'Where would you shelve it? Tricky! It could go in oversized, picture books or in a 'concept book' area, if you have one. Or in 001.012, although it seems like that would keep it well-hidden.
'Should we (librarians/readers) put this on the top of our 'to read' piles? Yes!'
Reviewer: Susan Harari, Keefe Library, Boston Latin School, Boston, MA
From The Bookshop at Queenscliff, Victoria, Australia.
'OK the coolest kids for any age book just arrived. A story of the enormity of life and history and science, our personal worlds, vastness. I want.'From Teresa Cremin, professor of Education (Literacy), Open University, Fellow EA, AcSS, and RSA. Co-editor Thinking Skills and Creativity, Trustee and ex-Presiden UK Literacy Association
'A phenomenal book about categories and understanding. One to pore over, discuss and delight in. Simply fascinating.'From Lauren Child, Writer and illustrator, and UK Children's Laureate
'A large and colourful book which beautifully communicates fascinating information, from types of cloud formations, to varieties of apples, names of tools, and constructions of family trees. All designed and illustrated in a playful and engaging way. Part art book part encyclopaedia – a book to lose yourself in.'From Meghan Cox Gurdon in The Wall Street Journal
'Neil Packer takes children on a fascinating journey through various categories of things with an oversize picture book, "One of a Kind: A Story About Sorting and Classifying" (Candlewick Studio, 48 pages, $22.99). We meet a boy named Arvo and his cat, and in Mr. Packer's intense, detailed mixed-media artwork we see both of their family trees. As Arvo goes through his day, from a violin lesson to the farmer's market to the library, the illustrations show the things he encounters expanded out into vast groupings and subgroupings: instruments (percussion, wind, strings), vehicles (marine, commercial, military), buildings (mostly wood, mostly brick, mostly glass), and even time itself (Eocene, Oligocene, Miocene and onward). It's a mesmerizing collection of collections for readers ages 6-10.'From Peter Frankopan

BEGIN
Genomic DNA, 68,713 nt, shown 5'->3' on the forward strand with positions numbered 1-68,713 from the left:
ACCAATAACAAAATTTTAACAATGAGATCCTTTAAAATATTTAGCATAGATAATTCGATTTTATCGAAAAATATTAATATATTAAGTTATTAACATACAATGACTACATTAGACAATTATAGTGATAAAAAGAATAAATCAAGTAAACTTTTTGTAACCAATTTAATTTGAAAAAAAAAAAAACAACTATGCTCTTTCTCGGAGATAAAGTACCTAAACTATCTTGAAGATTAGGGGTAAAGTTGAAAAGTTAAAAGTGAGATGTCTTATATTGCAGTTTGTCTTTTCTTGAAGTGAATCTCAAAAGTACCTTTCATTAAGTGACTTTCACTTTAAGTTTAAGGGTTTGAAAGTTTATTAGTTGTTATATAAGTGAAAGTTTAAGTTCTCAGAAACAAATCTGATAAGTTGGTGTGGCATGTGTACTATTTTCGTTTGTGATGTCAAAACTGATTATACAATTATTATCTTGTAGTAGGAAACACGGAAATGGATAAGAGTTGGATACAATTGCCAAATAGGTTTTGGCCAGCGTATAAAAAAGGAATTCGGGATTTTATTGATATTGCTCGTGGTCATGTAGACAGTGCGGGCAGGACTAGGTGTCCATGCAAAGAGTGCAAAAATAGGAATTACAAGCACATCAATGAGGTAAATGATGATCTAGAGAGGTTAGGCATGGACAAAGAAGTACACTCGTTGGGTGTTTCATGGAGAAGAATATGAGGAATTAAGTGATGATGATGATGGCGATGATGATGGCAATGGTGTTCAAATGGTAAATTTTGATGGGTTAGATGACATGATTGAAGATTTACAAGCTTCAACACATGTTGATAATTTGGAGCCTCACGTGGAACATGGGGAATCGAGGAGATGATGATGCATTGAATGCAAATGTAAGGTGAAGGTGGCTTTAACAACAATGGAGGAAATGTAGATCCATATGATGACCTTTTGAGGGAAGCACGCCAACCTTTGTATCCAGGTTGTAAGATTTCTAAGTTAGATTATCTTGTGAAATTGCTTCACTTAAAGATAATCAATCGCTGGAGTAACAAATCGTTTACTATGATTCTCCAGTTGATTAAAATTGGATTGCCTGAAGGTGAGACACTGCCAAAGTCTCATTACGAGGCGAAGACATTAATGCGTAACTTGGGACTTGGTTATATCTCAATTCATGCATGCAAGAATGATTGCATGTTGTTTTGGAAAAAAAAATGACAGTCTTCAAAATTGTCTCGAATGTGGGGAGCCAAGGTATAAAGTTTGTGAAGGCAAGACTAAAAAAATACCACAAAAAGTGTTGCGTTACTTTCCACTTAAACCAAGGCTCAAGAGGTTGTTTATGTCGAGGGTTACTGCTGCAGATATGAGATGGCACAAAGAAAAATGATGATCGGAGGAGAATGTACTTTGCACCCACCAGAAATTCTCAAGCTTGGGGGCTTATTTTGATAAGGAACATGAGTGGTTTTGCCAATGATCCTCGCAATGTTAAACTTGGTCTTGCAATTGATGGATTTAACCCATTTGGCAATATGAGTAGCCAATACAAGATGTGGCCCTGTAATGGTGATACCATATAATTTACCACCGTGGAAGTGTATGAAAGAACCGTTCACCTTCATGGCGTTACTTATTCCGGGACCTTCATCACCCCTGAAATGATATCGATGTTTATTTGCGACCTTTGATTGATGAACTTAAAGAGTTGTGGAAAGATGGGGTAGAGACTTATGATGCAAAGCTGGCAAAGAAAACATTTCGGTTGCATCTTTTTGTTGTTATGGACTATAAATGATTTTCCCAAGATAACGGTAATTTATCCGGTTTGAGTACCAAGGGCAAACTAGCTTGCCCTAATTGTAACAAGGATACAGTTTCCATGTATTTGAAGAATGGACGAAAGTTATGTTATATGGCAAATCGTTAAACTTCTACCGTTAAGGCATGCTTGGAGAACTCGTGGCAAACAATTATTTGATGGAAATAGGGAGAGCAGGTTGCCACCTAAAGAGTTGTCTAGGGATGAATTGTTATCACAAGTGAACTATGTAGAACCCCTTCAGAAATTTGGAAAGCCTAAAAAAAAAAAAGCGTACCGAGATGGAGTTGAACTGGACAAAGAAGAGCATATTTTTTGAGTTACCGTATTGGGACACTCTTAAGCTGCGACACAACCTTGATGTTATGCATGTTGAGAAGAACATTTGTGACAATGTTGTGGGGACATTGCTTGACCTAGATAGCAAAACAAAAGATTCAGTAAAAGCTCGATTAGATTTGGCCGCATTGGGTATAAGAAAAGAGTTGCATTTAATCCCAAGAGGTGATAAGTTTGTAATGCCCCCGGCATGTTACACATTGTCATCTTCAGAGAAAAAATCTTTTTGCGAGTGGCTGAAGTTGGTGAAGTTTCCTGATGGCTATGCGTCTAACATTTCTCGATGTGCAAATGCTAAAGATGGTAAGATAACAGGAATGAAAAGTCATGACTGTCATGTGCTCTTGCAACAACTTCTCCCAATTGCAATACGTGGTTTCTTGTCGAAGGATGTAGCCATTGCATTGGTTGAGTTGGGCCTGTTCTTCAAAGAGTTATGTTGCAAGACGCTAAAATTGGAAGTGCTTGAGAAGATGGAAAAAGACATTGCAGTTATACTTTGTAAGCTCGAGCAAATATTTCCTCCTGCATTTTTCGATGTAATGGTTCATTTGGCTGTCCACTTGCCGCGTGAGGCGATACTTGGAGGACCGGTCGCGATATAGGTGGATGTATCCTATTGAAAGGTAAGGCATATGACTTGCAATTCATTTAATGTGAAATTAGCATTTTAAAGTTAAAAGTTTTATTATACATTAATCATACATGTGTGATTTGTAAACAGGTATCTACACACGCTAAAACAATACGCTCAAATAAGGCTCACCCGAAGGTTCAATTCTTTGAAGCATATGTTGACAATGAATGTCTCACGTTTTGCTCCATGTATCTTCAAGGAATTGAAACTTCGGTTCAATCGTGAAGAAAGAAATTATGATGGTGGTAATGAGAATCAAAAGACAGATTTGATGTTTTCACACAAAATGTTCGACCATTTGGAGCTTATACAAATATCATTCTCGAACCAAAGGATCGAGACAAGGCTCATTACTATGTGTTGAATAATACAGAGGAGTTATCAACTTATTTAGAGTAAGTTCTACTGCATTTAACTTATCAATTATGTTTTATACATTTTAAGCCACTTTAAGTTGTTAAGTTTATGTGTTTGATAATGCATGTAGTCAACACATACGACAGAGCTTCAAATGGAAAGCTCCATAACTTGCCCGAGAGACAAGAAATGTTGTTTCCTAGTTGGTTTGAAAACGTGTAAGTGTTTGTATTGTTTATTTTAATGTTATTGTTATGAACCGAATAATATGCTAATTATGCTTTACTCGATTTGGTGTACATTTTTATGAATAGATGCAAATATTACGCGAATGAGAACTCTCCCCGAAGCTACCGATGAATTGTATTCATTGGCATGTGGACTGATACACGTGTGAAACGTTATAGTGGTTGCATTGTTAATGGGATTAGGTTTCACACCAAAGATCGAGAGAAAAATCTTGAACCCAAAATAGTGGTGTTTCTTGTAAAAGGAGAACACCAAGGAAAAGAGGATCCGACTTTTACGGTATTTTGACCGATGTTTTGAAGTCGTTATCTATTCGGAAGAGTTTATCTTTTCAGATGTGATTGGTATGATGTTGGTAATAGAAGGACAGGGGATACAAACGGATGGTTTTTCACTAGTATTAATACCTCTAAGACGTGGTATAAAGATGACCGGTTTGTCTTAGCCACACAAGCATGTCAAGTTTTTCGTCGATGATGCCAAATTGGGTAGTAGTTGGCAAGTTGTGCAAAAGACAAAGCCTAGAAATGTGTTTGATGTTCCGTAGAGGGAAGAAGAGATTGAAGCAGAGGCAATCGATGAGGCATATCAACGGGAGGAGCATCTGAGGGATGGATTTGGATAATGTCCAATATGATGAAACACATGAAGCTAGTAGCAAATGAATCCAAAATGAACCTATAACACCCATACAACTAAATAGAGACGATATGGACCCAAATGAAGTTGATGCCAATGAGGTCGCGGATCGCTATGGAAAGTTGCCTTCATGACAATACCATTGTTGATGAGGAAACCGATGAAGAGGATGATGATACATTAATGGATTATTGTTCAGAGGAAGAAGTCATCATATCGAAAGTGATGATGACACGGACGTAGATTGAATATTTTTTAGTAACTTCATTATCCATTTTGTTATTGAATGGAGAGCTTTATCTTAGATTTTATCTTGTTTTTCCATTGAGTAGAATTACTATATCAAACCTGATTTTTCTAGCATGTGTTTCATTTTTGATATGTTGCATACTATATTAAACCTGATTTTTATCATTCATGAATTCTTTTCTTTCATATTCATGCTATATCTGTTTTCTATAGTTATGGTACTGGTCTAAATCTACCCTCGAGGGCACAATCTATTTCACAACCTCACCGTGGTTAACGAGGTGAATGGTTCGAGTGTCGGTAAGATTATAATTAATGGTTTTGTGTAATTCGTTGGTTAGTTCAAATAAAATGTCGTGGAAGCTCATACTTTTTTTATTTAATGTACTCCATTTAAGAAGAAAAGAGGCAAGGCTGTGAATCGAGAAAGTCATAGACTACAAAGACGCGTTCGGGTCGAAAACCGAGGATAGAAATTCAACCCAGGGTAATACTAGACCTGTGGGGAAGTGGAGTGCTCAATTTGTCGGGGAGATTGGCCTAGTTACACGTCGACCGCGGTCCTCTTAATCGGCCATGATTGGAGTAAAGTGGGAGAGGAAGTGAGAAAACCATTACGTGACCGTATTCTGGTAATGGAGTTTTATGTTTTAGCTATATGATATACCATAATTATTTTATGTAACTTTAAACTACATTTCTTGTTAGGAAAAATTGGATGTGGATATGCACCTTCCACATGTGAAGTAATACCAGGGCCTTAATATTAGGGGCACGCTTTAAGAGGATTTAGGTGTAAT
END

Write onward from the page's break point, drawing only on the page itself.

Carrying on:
'A magnificent book that is as captivating and witty as it is beautifully illustrated. I loved it'From Simon Smith, UK Primary School Principal
'Wow! This is an out of the box quirky stunner. "One of Kind" by #NeilPacker is a charming story about sorting and classifying the world around but ultimately it's a story about what makes us...us. The amazing art invites hours of page-gazing. Double Wow!!!'From Jim Kay, illustrator
'This book by Neil Packer is going to be one of the best illustrated works this year. 'One of a Kind', is a book about how we organise everything in life; from species of plants to art movements to musical instruments. It's an astonishing piece of design devoted entirely to Taxonomy, and having seen a sneak preview, I can tell you it is really, really beautiful - and very original. (Neil's representation of art movements through the medium of cats is just genius!)'From Janet Dawson, UK blogger
'Many years ago, when I worked at the Boston Museum of Science, I looked in vain for good children's books on classification (my co-worker and I actually tried writing one). I wish we had had this excellent oversized book to show kids how all kinds of objects in the world are sorted and classified into groups. Readers will want to spend a lot of time with the detailed illustrations on every page.'